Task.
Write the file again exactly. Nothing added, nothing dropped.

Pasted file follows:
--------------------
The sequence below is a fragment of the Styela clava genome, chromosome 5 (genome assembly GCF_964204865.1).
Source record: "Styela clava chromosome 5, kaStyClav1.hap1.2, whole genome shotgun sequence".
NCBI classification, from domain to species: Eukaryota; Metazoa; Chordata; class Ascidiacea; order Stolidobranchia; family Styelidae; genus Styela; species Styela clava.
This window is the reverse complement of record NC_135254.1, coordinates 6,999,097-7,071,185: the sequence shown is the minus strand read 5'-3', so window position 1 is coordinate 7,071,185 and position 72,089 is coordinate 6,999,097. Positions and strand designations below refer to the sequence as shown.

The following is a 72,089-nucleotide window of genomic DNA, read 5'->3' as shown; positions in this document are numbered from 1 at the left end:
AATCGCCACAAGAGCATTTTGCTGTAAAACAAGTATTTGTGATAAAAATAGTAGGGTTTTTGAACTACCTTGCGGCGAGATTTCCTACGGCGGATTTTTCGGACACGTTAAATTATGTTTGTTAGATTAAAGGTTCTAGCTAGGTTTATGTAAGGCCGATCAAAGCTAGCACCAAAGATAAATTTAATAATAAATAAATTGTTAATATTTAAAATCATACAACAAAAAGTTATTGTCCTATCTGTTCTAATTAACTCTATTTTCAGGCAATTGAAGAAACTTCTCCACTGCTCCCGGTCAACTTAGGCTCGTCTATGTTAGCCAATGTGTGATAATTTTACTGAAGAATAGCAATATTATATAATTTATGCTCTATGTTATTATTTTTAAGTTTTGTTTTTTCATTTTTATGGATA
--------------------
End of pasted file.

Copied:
The sequence below is a fragment of the Styela clava genome, chromosome 5 (genome assembly GCF_964204865.1).
Source record: "Styela clava chromosome 5, kaStyClav1.hap1.2, whole genome shotgun sequence".
NCBI classification, from domain to species: Eukaryota; Metazoa; Chordata; class Ascidiacea; order Stolidobranchia; family Styelidae; genus Styela; species Styela clava.
This window is the reverse complement of record NC_135254.1, coordinates 6,999,097-7,071,185: the sequence shown is the minus strand read 5'-3', so window position 1 is coordinate 7,071,185 and position 72,089 is coordinate 6,999,097. Positions and strand designations below refer to the sequence as shown.

The following is a 72,089-nucleotide window of genomic DNA, read 5'->3' as shown; positions in this document are numbered from 1 at the left end:
AATCGCCACAAGAGCATTTTGCTGTAAAACAAGTATTTGTGATAAAAATAGTAGGGTTTTTGAACTACCTTGCGGCGAGATTTCCTACGGCGGATTTTTCGGACACGTTAAATTATGTTTGTTAGATTAAAGGTTCTAGCTAGGTTTATGTAAGGCCGATCAAAGCTAGCACCAAAGATAAATTTAATAATAAATAAATTGTTAATATTTAAAATCATACAACAAAAAGTTATTGTCCTATCTGTTCTAATTAACTCTATTTTCAGGCAATTGAAGAAACTTCTCCACTGCTCCCGGTCAACTTAGGCTCGTCTATGTTAGCCAATGTGTGATAATTTTACTGAAGAATAGCAATATTATATAATTTATGCTCTATGTTATTATTTTTAAGTTTTGTTTTTTCATTTTTATGGATA